The Burning Of The Houses
Tottenham is on fire and I work in an arts centre
where the sky is blue and I can hear birdsong
from a sound installation of birds
cooing outside my office window.
This is London. Hackney is on fire now
and Jamie is looking up from his desk.
He stops working. He tweets that he can see
people smashing up a bus. He says there is a car
being soaked in petrol. He asks if there is someone
in that car. He tells us that car has been set alight.
This is London. Croydon is on fire now
and Anna is Facebooking furiously from Manchester
calling everyone bastards for doing this.
I am watching the BBC and reading Twitter
licking between #LondonRiot and my friends.
Sometimes you can be proud of your friends.
I remember when Bianca came to stay
and we got tickets to watch The Night
James Brown Saved Boston in the QEH.
People are getting hurt. Television isn’t going
to save us. But it’s okay now, some of my friends
are linking to videos of kittens which must mean
everyone is fine. This is London. It is on fire.
I go to bed while it is burning. I wake up
and parts of it are still burning.
from Flying into the Bear (Happenstance, 2013)
It is good to see a young poet tackling a topic of such heavyweight, political interest as the London riots. In its slightly offhand diction and demotic-heavy reporting of the caged minute, it appears to be doing nothing of the kind. I also like this in a poem.
‘I am not going to roll up my sleeves and get my hands dirty’, the poem wants to tell us, and then proceeds to do exactly that.
Look at that first sentence. ‘Tottenham is on fire and I work in an arts centre/ where the sky is blue and I can hear birdsong/ from a sound installation of birds/ cooing outside my office window’ (my italics). Look how long it runs, all made possible by the choice of that ‘and’ in the first line. Thus the facts of Tottenham being on fire and the speaker working in an arts centre are put on an equal footing right from the off, presented without commentary, the two ‘spaces’ of riot and art juxtaposed, if not merged completely.
This reminds me of what Seamus Heaney talked about in the opening essay of The Government of the Tongue, ‘The Interesting Case of Nero, Chekhov’s Cognac and a Knocker’, where he highlighted of the conflict between ‘song and suffering’. His context of course was the Troubles in Belfast, telling the story of the pressure he and his friend the singer David Hammond felt not to make a recording of music and poetry on a night when bombs were going off mere streets away. The context, tone and idiom could not be more different, but I have no doubt Chrissy Williams shares exactly the same awareness of that tension in her own material.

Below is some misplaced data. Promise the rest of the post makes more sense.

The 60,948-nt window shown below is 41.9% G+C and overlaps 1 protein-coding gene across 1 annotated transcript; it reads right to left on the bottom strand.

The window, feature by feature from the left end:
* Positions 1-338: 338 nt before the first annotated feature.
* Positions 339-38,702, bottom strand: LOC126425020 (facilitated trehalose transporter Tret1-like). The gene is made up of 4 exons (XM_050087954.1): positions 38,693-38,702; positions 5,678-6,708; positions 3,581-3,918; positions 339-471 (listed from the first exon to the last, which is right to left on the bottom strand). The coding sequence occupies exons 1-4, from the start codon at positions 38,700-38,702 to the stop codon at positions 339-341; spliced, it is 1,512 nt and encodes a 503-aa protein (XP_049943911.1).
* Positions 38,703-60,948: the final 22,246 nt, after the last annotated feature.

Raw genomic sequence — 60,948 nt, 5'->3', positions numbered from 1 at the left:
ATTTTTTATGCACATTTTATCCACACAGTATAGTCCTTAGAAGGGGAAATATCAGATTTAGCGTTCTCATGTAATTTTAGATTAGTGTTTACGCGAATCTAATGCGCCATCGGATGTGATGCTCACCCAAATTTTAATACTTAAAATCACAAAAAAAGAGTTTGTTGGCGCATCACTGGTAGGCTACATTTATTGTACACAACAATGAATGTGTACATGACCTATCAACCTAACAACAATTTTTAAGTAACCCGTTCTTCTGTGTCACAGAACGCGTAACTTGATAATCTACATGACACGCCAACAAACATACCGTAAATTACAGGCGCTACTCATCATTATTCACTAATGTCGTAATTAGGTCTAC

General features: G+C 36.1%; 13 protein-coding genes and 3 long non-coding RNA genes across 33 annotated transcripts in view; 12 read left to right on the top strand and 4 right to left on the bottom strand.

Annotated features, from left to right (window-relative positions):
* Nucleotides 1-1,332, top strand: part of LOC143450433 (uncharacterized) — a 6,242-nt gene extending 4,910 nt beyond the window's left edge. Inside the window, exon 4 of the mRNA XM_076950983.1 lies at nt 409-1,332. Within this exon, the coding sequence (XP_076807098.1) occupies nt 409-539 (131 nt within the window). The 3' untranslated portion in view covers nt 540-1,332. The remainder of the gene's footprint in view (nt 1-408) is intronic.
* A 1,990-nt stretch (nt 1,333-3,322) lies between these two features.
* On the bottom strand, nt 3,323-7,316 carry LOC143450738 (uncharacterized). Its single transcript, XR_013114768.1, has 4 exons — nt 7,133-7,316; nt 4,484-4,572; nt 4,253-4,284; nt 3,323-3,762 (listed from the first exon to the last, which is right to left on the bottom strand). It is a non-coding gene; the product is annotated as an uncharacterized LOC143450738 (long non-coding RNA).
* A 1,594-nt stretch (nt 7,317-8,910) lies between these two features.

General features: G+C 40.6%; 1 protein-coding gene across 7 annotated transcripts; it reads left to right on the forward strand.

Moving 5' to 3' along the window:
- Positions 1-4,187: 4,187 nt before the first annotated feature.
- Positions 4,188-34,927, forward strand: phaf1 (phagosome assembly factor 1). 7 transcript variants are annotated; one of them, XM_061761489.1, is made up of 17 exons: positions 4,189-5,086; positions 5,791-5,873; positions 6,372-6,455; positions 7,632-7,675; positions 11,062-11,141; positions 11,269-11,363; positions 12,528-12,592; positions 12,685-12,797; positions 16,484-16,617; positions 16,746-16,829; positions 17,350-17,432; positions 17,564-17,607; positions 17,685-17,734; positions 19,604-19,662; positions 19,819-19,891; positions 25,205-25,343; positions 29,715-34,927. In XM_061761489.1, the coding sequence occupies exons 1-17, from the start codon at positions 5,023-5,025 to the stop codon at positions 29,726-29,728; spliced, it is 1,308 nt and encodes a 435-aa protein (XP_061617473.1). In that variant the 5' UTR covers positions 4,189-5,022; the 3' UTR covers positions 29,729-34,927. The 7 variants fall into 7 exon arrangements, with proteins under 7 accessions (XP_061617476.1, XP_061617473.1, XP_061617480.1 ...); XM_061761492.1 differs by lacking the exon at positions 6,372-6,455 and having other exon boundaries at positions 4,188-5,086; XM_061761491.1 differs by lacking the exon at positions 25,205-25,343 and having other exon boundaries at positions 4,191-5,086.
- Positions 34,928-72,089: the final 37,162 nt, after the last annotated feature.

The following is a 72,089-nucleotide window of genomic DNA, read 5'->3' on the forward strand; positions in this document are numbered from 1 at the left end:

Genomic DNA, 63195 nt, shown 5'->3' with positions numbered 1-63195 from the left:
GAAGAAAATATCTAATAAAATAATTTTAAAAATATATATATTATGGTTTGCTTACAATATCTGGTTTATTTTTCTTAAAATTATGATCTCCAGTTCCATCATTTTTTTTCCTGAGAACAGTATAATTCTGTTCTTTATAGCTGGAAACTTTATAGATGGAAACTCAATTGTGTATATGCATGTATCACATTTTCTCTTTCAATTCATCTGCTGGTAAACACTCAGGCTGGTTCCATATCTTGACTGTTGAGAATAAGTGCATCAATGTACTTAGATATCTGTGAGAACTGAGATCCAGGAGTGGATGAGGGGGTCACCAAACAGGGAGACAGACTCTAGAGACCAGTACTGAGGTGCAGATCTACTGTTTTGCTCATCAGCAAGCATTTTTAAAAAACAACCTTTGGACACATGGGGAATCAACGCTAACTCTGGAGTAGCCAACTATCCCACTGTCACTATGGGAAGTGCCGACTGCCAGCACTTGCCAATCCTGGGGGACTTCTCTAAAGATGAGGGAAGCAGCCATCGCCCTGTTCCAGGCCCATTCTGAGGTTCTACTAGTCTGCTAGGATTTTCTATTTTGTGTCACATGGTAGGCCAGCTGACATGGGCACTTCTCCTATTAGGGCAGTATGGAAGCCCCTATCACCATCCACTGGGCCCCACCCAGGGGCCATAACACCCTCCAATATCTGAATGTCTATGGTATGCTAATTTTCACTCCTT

The arts centre is described with the prepositional ‘where’: ‘where I can hear birdsong and the sky is blue’. Things are upside down. The indoors has become the outdoors, the world outside brought inescapably to the interior. We may not be safe. Later the poem will tell us ‘it’s okay now’, but really we knew this already, because of the ‘birdsong/ from a sound installation of birds/ cooing’. Which is more ‘real’, the sound-installation birds cooing outside the office window or the tweets about ‘people smashing up a bus’? The poem seems to argue that they are as significant as each other: videos of kittens are as much a signifier of ‘normality’ as ‘furiously’ using Facebook to post opinion about events hundreds of miles away.
‘Playfulness’ is an overused word to describe poems which have such sudden shifts of tone, place and idea, and where seriousness runs the risk of masking itself with references to Facebook (as a verb) and Twitter. But in this poem, and for this poet, it really is what she is up to. At its heart the poem is not so much about burning houses and cars, but the way we look at culture, from cooing birdsong installations, to James Brown concerts, to using the right hashtag so that your looking can be looked at by others. It is not enough to look any more, it is what your looking looks like and who it is seen by.
This is what makes the reference to James Brown so poignant. The notes at the back of Flying Into The Bear tell us that the singer was responsible for halting the Boston riots of 1968 with a single gig. But in the poem this is presented as memory of travel to a place of high culture to observe a performance of popular culture that in memory has become loaded with political significance : ‘I remember when Bianca came to stay/ and we got tickets to watch The Night/ James Brown Saved Boston in the QEH.’
In its refusal to make judgements (look at the deliciously neutral ‘Sometimes you can be proud of your friends’) and overt lack of trust in a single narrative to describe an event of real, not poetic, suffering, the poem can properly be called postmodern.
I think Chrissy Williams is the future.
With thanks to Chrissy Williams